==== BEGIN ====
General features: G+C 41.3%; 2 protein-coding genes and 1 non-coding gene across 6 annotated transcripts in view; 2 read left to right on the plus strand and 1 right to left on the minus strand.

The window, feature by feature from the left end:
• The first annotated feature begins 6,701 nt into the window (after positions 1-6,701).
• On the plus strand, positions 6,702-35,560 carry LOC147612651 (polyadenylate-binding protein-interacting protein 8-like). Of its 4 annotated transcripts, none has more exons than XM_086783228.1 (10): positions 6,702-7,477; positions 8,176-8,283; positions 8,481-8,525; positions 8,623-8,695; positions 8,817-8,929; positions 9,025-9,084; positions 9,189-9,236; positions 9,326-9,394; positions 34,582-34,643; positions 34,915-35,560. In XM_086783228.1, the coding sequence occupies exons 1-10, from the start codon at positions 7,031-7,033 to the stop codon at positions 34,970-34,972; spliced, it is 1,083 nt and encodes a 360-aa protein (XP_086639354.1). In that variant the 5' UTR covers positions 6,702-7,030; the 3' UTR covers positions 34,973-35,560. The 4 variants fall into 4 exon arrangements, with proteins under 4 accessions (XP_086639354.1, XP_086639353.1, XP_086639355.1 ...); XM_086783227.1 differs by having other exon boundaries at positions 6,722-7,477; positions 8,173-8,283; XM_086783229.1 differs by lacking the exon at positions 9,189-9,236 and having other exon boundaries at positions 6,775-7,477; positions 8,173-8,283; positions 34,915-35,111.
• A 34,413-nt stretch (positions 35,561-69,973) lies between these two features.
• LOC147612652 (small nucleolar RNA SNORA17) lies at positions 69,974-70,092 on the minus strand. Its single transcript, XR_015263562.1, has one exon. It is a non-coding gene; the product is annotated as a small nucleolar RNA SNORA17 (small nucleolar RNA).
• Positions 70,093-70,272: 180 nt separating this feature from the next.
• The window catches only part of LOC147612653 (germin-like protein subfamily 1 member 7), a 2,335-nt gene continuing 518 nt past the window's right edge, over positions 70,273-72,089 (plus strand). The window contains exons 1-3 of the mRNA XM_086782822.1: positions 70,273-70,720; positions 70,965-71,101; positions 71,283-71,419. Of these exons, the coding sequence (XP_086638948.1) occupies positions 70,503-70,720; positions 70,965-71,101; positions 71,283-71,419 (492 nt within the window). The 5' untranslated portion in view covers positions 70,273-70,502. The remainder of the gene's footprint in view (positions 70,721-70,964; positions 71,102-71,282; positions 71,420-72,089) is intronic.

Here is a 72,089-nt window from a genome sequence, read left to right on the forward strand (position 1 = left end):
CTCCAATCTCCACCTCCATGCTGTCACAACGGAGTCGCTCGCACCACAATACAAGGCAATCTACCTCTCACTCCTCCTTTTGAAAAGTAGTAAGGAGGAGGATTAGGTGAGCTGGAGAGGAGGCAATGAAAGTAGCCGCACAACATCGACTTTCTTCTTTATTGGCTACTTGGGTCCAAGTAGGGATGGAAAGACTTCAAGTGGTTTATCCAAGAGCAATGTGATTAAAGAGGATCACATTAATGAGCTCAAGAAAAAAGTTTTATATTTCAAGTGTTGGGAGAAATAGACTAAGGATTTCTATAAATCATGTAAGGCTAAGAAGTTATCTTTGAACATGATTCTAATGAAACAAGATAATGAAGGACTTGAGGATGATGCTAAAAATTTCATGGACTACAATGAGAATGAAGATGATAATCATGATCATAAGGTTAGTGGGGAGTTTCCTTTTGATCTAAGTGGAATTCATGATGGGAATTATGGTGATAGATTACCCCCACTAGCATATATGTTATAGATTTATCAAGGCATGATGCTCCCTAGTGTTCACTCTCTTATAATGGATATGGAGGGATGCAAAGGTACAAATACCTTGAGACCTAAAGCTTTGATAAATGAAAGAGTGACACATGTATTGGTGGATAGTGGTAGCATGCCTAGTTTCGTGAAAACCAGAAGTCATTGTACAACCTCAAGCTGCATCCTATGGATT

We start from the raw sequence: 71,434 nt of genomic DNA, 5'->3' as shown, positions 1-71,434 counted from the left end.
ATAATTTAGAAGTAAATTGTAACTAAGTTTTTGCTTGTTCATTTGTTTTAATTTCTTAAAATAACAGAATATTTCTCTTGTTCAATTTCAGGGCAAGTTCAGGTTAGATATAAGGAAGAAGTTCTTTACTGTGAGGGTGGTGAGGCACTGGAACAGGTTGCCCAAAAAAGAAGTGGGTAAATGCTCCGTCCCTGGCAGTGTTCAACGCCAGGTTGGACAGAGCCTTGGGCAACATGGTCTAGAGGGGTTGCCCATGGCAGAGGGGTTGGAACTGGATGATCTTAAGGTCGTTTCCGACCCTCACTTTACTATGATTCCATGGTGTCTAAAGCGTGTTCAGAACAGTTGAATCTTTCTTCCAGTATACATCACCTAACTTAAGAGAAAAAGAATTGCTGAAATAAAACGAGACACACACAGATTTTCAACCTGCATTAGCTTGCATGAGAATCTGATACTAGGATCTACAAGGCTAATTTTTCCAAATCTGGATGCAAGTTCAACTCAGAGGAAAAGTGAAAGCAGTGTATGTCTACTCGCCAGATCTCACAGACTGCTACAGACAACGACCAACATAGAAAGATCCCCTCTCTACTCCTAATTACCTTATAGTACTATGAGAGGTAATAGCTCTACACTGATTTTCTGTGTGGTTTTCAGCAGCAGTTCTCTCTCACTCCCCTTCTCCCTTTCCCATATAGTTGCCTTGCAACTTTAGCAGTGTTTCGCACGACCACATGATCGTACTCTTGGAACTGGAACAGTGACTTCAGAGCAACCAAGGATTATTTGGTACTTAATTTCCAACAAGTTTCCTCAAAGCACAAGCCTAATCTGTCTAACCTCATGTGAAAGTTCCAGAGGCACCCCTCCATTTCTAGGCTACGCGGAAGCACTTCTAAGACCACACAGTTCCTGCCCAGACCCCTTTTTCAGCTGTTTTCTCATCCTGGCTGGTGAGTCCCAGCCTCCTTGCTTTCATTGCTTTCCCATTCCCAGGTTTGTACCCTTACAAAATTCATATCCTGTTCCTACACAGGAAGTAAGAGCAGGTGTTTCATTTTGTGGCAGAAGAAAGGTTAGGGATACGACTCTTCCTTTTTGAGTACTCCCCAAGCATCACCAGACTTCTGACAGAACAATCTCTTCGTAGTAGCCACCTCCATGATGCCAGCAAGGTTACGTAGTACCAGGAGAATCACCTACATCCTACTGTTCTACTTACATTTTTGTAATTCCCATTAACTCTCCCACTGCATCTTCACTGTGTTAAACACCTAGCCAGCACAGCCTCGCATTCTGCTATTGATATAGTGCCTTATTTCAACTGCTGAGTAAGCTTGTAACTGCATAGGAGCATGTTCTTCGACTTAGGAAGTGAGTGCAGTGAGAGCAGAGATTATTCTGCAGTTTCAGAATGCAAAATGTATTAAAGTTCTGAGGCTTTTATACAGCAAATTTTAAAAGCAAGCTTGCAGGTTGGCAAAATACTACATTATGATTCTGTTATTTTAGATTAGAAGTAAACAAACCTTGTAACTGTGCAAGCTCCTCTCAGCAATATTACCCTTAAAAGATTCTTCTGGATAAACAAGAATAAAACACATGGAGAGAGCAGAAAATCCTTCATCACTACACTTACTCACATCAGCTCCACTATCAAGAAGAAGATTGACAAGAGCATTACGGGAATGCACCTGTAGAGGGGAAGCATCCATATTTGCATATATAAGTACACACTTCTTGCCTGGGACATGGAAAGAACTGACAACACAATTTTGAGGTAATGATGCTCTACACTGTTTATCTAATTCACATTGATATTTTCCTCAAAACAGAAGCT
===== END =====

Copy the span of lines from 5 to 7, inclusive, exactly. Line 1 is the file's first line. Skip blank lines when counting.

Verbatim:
• A 34,413-nt stretch (positions 35,561-69,973) lies between these two features.
• LOC147612652 (small nucleolar RNA SNORA17) lies at positions 69,974-70,092 on the minus strand. Its single transcript, XR_015263562.1, has one exon. It is a non-coding gene; the product is annotated as a small nucleolar RNA SNORA17 (small nucleolar RNA).
• Positions 70,093-70,272: 180 nt separating this feature from the next.